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“We believe that a well-conceived program put in place now has the potential to provide the people of the United States with renewable energy security and economic growth for decades to come.”
Another example of his unorthodox thinking is his May 2009 recommendation to paint the roofs of buildings around the world white and use light-colored road surfaces to reflect sunlight back into space — possibly enough to have an effect on global warming. He believes this would reduce carbon equal to taking every car in the world off the road for a decade. There are plenty of scientists with many notions, but they are seldom in a position to convert their visions to action, as Chu attempts to do.
Chu ran into frightful problems this year when his Energy Department and the White House thought a $535 million loan guarantee to Solyndra, Inc. solar power firm could help stop global warming. Many of the problems that forced the company to shutter operations threaten other businesses in the sun-power industry, with more upheaval likely, according to an article in The New York Times Sept. 6.
Chu’s research at Bell Labs was in cooling and trapping atoms with laser light. It won him the Nobel Prize in Physics in 1997, together with colleagues Claude Cohen-Tannoudji and William Daniel Phillips.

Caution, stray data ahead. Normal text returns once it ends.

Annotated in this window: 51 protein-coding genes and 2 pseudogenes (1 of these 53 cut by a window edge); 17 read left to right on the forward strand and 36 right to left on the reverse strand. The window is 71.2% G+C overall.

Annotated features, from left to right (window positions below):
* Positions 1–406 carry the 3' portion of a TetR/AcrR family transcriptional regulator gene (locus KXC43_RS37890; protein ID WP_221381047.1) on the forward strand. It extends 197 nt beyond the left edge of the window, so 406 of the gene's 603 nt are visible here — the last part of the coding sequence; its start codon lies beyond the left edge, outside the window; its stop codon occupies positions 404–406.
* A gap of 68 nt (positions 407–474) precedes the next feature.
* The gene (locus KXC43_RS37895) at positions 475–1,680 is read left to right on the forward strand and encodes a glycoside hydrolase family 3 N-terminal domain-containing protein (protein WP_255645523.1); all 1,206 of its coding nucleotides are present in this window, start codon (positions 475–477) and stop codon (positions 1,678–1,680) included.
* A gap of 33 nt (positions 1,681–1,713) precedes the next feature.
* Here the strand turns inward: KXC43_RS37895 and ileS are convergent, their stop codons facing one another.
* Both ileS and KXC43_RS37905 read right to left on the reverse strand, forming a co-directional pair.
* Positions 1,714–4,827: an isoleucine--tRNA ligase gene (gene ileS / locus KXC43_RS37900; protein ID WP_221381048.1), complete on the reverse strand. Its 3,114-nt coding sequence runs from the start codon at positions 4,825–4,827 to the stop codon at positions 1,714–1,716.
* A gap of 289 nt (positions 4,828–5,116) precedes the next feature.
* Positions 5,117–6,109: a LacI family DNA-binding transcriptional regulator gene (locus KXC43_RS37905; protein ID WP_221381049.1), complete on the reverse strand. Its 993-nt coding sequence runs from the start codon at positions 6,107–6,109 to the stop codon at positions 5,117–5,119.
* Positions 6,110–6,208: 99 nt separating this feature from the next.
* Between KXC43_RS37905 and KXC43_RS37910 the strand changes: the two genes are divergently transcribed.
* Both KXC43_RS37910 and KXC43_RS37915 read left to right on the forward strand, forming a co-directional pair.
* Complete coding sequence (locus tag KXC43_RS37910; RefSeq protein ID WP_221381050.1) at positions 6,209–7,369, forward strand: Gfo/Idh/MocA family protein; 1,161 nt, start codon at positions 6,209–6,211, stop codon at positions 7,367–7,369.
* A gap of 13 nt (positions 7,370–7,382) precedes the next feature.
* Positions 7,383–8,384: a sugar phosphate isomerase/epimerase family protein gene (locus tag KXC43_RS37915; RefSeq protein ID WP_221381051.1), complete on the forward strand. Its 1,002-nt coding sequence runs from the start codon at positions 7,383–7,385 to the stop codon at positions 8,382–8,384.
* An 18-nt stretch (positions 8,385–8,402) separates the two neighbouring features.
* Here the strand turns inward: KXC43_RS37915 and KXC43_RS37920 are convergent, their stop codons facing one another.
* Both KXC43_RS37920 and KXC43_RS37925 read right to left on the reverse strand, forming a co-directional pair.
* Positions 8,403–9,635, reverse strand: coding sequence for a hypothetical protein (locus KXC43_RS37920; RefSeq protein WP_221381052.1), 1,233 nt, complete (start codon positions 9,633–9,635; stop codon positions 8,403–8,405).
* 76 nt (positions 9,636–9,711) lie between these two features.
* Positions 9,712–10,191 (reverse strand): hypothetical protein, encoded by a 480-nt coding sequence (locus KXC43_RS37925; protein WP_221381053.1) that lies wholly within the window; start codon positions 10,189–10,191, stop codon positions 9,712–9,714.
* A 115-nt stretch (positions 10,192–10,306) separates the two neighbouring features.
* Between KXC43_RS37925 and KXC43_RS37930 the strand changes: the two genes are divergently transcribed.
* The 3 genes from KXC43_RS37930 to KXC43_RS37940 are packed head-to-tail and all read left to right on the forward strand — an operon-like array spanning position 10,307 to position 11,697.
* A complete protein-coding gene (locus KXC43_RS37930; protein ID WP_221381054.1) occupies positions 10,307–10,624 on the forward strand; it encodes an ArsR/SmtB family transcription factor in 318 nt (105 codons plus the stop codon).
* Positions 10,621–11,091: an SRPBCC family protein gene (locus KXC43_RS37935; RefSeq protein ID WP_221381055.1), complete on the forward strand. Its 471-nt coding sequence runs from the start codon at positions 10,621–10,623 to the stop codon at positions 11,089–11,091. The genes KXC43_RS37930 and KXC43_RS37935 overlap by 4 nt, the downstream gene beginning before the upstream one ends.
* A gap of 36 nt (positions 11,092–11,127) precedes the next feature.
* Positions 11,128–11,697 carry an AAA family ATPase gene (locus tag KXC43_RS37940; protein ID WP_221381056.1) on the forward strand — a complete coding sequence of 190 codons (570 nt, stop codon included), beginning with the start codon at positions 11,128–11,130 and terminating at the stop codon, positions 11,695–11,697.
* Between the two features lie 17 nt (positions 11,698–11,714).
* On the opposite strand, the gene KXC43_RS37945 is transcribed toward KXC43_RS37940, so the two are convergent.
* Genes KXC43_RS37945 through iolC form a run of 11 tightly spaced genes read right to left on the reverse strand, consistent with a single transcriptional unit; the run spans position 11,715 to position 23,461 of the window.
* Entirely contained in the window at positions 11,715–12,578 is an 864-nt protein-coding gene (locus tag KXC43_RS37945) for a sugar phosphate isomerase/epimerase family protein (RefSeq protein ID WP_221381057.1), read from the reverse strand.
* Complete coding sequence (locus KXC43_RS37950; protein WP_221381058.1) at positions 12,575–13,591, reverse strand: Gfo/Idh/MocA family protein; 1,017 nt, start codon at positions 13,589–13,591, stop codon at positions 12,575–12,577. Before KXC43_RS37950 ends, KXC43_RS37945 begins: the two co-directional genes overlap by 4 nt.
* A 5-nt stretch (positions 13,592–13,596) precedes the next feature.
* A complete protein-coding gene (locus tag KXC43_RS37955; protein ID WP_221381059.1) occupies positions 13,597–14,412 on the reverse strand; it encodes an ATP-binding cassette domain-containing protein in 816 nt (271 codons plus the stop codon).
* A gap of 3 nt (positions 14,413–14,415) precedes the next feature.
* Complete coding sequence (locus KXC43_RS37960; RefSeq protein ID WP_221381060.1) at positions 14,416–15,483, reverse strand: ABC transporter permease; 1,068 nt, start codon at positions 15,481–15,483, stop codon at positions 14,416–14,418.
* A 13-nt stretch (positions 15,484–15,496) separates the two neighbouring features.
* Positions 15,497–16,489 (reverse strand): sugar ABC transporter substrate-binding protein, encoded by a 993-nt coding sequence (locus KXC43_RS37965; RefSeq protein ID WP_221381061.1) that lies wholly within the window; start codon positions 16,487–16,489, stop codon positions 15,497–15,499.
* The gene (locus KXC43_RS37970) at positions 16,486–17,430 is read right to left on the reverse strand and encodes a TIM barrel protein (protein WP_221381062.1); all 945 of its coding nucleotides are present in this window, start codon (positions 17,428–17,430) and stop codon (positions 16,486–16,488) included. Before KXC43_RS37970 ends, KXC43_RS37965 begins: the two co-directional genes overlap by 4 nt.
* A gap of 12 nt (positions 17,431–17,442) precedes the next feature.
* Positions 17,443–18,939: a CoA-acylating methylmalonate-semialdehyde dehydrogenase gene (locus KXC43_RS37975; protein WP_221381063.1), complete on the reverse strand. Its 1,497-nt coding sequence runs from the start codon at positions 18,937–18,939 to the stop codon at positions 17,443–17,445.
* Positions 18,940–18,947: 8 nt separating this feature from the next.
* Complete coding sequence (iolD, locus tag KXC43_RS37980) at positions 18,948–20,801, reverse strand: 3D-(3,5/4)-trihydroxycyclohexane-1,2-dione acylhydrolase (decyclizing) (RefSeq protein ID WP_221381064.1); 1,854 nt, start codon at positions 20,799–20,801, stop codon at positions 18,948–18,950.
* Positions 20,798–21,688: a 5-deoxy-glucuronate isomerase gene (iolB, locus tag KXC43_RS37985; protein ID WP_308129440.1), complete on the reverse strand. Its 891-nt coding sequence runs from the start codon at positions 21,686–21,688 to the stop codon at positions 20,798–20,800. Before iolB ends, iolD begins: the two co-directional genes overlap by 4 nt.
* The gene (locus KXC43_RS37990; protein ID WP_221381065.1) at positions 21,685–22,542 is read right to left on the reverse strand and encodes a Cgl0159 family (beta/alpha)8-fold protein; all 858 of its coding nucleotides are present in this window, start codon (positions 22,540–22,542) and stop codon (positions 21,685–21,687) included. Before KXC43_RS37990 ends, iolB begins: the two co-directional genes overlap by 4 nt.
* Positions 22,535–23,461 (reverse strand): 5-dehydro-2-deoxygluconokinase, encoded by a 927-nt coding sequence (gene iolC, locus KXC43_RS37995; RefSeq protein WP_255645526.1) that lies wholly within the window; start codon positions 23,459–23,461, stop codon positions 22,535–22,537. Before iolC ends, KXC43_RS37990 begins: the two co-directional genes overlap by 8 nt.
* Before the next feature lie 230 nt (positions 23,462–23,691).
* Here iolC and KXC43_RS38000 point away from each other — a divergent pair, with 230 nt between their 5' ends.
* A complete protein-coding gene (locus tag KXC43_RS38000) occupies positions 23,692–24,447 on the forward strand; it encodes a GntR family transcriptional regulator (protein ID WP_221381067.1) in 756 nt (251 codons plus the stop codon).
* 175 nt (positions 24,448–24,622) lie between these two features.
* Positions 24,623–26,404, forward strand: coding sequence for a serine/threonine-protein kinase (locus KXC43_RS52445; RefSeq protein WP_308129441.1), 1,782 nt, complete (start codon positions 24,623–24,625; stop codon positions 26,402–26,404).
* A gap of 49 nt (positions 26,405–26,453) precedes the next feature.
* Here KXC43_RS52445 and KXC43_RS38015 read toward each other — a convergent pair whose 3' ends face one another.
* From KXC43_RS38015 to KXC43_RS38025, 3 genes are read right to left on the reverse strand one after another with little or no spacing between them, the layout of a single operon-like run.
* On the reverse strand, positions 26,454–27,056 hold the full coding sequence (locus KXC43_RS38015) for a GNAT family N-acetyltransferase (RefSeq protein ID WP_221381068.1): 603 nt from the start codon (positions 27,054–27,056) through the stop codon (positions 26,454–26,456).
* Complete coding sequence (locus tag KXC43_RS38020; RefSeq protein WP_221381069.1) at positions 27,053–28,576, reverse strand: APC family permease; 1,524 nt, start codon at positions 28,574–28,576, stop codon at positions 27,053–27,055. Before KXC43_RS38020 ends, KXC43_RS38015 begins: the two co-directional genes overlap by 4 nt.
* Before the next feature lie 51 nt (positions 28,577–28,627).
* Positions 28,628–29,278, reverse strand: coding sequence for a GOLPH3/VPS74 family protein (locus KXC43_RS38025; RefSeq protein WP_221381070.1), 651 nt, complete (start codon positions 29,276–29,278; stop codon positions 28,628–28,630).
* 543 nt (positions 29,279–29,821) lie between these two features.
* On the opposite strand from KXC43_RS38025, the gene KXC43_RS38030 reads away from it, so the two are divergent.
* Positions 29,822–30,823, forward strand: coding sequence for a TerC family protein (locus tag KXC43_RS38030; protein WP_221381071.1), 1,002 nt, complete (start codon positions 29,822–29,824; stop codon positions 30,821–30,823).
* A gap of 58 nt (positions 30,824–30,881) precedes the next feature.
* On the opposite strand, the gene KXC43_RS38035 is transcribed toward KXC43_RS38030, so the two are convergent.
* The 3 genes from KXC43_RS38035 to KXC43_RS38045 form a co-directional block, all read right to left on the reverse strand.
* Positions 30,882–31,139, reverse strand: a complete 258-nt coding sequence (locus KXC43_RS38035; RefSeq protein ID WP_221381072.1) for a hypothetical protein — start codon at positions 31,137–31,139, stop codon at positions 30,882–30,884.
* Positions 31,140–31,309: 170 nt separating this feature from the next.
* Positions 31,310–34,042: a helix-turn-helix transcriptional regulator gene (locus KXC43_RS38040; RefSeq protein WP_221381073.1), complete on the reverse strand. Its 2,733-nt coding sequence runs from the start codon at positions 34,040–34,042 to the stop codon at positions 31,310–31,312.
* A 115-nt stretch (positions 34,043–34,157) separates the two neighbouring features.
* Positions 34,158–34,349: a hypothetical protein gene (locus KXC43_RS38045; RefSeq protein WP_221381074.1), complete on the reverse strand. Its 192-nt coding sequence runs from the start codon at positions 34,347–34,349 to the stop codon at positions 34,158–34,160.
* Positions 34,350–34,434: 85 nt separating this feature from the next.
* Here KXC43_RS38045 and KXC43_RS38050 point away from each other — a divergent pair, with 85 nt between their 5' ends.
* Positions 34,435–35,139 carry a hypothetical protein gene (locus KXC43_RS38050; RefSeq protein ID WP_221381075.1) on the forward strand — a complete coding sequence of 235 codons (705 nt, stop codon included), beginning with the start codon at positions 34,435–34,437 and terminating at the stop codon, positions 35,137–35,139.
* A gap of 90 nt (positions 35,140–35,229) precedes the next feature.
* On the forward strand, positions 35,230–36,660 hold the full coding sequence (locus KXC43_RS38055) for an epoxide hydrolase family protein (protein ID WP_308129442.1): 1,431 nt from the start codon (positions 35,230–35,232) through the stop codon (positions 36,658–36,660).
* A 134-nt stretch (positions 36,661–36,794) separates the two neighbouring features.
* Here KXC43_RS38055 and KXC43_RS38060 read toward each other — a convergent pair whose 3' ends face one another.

Chu has gained worldwide attention as a scientist as well as with some of his quirky ideas about how to deal with climate change. Now he has to figure out how to keep his job. He may have already thrown himself “under the bus,” as the current cliché phrases it.
Testifying before the House Energy and Commerce Committee Nov. 17. an unapologetic Secretary Chu defended the half-billion-dollar loan to solar-panel manufacturer, Solyndra, Inc. that went into bankruptcy. He said he was unaware of the key details that led to the scandal.
He also said with a straight face the decision to fund the company was not political. Termite guts as a replacement for auto fuel is more believable.
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